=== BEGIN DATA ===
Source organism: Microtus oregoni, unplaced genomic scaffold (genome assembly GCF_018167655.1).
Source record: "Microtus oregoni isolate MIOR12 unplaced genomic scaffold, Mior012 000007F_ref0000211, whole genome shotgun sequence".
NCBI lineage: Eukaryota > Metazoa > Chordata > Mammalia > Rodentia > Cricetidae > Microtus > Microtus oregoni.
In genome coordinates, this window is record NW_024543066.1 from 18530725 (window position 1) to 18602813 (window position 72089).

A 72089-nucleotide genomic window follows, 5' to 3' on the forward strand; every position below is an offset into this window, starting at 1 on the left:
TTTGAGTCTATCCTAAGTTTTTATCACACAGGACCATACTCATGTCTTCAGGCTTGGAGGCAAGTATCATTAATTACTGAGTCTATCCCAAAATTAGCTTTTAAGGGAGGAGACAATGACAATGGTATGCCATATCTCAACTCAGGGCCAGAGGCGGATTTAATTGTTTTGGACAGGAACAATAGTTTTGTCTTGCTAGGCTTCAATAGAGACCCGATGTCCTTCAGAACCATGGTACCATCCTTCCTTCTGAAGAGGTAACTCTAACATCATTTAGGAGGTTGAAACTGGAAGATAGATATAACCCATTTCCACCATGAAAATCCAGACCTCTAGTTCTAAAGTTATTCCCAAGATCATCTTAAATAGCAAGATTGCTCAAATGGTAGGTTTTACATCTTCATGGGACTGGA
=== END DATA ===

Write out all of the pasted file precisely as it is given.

Source organism: Microtus oregoni, unplaced genomic scaffold (genome assembly GCF_018167655.1).
Source record: "Microtus oregoni isolate MIOR12 unplaced genomic scaffold, Mior012 000007F_ref0000211, whole genome shotgun sequence".
NCBI lineage: Eukaryota > Metazoa > Chordata > Mammalia > Rodentia > Cricetidae > Microtus > Microtus oregoni.
In genome coordinates, this window is record NW_024543066.1 from 18530725 (window position 1) to 18602813 (window position 72089).

A 72089-nucleotide genomic window follows, 5' to 3' on the forward strand; every position below is an offset into this window, starting at 1 on the left:
TTTGAGTCTATCCTAAGTTTTTATCACACAGGACCATACTCATGTCTTCAGGCTTGGAGGCAAGTATCATTAATTACTGAGTCTATCCCAAAATTAGCTTTTAAGGGAGGAGACAATGACAATGGTATGCCATATCTCAACTCAGGGCCAGAGGCGGATTTAATTGTTTTGGACAGGAACAATAGTTTTGTCTTGCTAGGCTTCAATAGAGACCCGATGTCCTTCAGAACCATGGTACCATCCTTCCTTCTGAAGAGGTAACTCTAACATCATTTAGGAGGTTGAAACTGGAAGATAGATATAACCCATTTCCACCATGAAAATCCAGACCTCTAGTTCTAAAGTTATTCCCAAGATCATCTTAAATAGCAAGATTGCTCAAATGGTAGGTTTTACATCTTCATGGGACTGGA